It’s a firearms collector’s dream to find a gun that is well documented to have been owned or used by someone famous, or was involved in a historical incident. Back in 1975, I unknowingly came across a firearm that later turned out to have two famous owners.
That year I found myself assisting Hollywood leading man George Montgomery with some historical details on cavalry equipment for a bronze he was sculpting. One day George showed me several of his guns. Among them was an exquisite, silver-plated and engraved 4¾-inch barreled .45 Colt Single Action Army revolver with pearl grips that had an eagle carved on the right side. The name “Jas. E. McGee” was inscribed on the back strap, but I had no idea who that was at the time.
George asked me if I, or anyone else might want to buy it. Although I admired the Colt, I was primarily interested in percussion Colts at the time, so I passed on it, but did tell fellow gun collector, Erich Baumann, who eventually purchased it. The price tag was in the upper three-figure range—a reasonable price at the time. I have to admit that passing on this fine old Colt was definitely one of my biggest missed opportunities in gun collecting, however I’m happy that my lifelong pal Erich wound up with it.
Colt documentation revealed that the revolver was ordered by James E. McGee, and shipped December 15, 1906, to A. Steinfeld & Co., in Tucson, Arizona. After further research we discovered that in 1894, at the age of 23, McGee captured a train hold-up man near Yuma, Arizona. When he brought the felon to the seat of the United States Court in Florence, Arizona, the officials were so impressed with the young man that just two weeks later, they offered him the position of deputy sheriff, a post he held until 1904. In December of that year McGee joined the Arizona Rangers, and by the following September he had been appointed sergeant under Capt. Tom Rynning, who considered him an “honest, faithful and courageous Ranger.”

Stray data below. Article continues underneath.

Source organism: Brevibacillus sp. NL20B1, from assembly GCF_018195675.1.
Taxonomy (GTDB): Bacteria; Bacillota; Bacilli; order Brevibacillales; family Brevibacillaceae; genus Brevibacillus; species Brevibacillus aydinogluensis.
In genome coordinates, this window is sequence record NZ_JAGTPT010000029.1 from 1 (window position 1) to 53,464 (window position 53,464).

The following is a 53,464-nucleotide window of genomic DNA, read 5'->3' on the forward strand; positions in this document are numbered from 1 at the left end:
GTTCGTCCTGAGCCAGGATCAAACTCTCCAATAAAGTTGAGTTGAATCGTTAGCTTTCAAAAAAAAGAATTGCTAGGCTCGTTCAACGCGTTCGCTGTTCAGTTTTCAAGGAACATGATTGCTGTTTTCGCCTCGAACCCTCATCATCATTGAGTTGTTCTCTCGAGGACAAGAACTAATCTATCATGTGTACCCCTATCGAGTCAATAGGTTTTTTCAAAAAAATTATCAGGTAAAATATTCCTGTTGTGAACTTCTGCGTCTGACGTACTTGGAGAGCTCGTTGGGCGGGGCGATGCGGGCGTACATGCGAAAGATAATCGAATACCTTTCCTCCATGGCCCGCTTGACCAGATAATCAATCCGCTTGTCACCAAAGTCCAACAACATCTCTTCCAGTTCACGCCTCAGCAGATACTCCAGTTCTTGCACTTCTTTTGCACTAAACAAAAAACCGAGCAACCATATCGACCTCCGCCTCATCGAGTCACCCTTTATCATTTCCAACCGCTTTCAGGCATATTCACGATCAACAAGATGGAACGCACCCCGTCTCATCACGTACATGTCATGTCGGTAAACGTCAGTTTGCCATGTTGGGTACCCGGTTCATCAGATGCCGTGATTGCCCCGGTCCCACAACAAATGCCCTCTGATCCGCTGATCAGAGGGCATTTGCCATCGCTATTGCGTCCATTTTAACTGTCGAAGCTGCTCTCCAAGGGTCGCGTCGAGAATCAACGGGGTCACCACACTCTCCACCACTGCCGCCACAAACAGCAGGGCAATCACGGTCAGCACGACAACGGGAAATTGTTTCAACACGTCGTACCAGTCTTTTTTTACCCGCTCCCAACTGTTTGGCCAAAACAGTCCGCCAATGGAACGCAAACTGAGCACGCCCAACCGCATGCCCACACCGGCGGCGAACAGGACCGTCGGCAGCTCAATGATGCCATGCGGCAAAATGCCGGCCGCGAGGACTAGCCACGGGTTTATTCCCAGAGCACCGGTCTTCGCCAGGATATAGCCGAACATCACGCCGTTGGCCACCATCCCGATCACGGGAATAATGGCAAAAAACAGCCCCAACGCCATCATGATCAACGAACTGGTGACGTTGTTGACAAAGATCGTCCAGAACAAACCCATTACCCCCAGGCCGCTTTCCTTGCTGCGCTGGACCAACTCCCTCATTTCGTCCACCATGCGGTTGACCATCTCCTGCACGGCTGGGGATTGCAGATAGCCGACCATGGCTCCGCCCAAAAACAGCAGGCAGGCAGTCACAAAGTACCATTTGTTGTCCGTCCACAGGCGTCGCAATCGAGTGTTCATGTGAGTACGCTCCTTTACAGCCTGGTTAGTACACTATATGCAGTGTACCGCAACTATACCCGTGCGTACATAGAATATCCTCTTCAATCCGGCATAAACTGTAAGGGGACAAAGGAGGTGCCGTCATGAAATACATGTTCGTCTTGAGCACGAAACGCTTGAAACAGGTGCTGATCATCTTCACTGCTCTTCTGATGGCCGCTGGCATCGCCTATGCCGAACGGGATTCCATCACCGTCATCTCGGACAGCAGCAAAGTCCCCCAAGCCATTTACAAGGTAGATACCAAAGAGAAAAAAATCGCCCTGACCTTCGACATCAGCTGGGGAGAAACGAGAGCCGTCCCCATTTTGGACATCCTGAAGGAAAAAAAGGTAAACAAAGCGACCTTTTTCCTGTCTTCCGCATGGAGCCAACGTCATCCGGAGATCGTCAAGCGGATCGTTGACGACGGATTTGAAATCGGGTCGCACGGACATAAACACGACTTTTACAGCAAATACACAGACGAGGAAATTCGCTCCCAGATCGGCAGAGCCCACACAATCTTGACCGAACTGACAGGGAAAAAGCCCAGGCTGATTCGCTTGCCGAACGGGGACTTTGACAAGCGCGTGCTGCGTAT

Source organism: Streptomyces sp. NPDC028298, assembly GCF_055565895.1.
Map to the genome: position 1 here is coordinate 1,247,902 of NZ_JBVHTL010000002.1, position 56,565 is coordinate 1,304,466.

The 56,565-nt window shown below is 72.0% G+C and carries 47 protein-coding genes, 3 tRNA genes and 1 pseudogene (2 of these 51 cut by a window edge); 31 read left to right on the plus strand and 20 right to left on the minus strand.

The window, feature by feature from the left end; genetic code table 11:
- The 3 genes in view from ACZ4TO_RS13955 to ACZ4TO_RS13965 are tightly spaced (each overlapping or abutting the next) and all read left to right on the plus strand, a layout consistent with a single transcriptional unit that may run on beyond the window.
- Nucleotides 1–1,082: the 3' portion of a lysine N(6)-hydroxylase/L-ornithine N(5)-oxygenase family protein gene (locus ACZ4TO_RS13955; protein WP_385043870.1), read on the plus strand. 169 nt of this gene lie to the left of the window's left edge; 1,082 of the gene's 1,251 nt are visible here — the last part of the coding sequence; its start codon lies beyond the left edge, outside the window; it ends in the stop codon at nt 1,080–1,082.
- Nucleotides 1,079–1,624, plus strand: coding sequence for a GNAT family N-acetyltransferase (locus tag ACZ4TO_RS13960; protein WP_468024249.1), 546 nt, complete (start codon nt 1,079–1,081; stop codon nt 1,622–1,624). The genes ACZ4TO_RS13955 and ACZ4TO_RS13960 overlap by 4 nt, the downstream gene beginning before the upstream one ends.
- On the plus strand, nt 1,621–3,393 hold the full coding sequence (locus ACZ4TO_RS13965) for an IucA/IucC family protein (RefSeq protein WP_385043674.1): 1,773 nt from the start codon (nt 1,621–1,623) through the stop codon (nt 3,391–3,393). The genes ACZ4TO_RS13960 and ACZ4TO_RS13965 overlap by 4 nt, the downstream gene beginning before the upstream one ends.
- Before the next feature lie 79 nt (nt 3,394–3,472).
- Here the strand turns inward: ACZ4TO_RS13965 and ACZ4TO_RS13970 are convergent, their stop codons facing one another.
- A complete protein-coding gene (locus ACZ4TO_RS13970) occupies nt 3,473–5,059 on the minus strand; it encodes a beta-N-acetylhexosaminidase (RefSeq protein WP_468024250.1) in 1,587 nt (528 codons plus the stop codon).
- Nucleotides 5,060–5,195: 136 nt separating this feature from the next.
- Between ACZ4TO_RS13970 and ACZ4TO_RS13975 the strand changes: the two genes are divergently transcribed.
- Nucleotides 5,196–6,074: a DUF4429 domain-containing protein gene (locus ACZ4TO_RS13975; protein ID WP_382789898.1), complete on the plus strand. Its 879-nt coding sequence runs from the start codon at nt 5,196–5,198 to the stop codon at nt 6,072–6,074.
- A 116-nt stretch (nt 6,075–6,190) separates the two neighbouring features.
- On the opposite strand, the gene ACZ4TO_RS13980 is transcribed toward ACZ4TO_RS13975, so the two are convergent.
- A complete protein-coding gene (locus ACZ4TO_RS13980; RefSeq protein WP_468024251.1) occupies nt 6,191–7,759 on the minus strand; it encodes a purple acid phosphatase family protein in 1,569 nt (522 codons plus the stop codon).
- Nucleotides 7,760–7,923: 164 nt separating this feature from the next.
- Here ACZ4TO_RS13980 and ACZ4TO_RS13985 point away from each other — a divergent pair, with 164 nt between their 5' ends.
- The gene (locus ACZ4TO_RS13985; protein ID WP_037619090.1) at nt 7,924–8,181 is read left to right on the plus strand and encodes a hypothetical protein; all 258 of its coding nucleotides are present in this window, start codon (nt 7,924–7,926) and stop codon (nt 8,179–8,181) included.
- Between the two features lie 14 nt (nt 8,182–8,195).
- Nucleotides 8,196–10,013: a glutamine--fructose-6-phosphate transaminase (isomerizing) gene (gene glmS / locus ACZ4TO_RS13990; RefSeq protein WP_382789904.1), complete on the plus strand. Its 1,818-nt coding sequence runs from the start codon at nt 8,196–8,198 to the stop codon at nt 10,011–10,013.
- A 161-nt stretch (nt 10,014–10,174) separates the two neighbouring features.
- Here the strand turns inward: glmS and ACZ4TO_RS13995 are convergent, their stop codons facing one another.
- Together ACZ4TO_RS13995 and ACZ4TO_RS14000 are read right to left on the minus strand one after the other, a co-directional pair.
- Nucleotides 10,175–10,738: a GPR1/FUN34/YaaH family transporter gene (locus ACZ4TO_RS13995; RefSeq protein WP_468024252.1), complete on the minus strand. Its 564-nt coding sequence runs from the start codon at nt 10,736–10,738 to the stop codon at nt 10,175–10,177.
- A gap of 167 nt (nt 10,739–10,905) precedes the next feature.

In 1906, McGee left the Ranger service and moved to Florence where he ran for, and won the position of sheriff of Pinal County. It appears that Sheriff McGee must have ordered this Colt as a gift for himself after winning the election. He undoubtedly carried it throughout his tenure as Pinal County’s chief lawman, at a time when the territory was still wild. On August 16, 1913, when he and his deputy ran into a saloon in the town of Ray to stop a fight, he shot one Luccio Mendoza. Less than a year later, on April 20, 1914, while visiting the Carney Mine at the south end of the Superstition Mountains, McGee died of stomach complications—an ailment he had suffered from for years. As the April 25, 1914, edition of the Arizona Blade Tribune wrote, Sheriff McGee was recognized as “a courageous officer, a man of the West, and one of the best shots in Arizona.”
Enter one of Hollywood’s biggest stars, George Montgomery, who amassed over 100 film and television credits between 1935 and the 1980s. His impressive career included starring in dozens of action films—especially Westerns, including Belle Starr’s Daughter (1948), Canyon River (1956), and Badman’s Country (1958)—and starring in his own TV series, Cimarron City (1959). Besides acting, Montgomery was a self-taught artist,
furniture builder, and designer and builder of 11 homes for friends and family.
George said he’d been presented this fancy Peacemaker in 1943 and he had used it in films and carried it during several personal appearances. He graciously included a personal letter to Erich stating his ownership and use of the Colt. Yep, I goofed on that Colt, but my pal Erich not only has a beautiful Colt revolver, but also an exciting part of Old West history—from the Copper State and the silver screen.
Wildgame Innovatons Trail Camera
Whether you’re a hunter, game manager or simply love nature, you’ll love Wildgame Innovations’ Vision™ 12 Infrared Digital Scouting Camera.
Water-resistant and weighing just two pounds, it can easily be strapped to a tree (strap included), and take still photos (one-second trigger speed) or illuminate video up to 75 feet with its wide-angle 16:9 aspect ratio option. Its 27-piece infrared LEDs quietly captures sharp 480p images at 12 megapixels.
The unit uses up to a 32GB SD card and 8 AA batteries (not included). I set one up in my barn and in reviewing the images, discovered that it was a ground squirrel pilfering the chicken feed that I set out for a stray pigeon homesteading our barn.
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Phil Spangenberger has written for Guns & Ammo, appears on the History Channel and other documentary networks, produces Wild West shows, is a Hollywood gun coach and character actor, and is True West’s Firearms Editor.